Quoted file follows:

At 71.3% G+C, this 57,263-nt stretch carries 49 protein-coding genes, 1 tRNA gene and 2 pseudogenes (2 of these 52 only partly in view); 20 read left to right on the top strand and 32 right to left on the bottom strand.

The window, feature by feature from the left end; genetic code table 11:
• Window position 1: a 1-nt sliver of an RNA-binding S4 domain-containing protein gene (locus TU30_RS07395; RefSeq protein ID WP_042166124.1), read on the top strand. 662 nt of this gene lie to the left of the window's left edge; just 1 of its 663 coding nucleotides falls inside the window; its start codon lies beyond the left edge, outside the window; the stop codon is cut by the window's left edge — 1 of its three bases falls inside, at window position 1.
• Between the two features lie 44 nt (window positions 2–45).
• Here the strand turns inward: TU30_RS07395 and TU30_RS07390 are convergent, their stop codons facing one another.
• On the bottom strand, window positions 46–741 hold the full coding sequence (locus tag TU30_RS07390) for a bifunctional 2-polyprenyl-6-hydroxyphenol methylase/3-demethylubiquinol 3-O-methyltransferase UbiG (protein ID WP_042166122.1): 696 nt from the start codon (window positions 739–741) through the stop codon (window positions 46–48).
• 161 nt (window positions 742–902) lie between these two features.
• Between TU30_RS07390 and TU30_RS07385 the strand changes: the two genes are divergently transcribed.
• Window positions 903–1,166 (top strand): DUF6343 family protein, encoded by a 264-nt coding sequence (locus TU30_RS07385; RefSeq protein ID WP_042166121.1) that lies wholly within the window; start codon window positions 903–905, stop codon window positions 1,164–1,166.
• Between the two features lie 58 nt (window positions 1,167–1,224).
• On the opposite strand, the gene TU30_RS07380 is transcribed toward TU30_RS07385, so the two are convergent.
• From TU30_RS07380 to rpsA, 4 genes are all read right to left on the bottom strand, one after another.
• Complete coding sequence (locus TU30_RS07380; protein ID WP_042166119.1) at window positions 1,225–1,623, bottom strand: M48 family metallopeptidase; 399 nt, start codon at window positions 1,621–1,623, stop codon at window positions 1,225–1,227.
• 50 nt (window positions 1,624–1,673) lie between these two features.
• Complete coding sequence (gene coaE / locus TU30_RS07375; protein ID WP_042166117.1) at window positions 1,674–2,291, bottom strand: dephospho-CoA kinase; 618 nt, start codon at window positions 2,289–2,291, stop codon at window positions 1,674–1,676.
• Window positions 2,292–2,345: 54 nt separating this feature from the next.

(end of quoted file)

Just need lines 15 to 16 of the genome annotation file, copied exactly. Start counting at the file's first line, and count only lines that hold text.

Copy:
• Complete coding sequence (gene coaE / locus TU30_RS07375; protein ID WP_042166117.1) at window positions 1,674–2,291, bottom strand: dephospho-CoA kinase; 618 nt, start codon at window positions 2,289–2,291, stop codon at window positions 1,674–1,676.
• Window positions 2,292–2,345: 54 nt separating this feature from the next.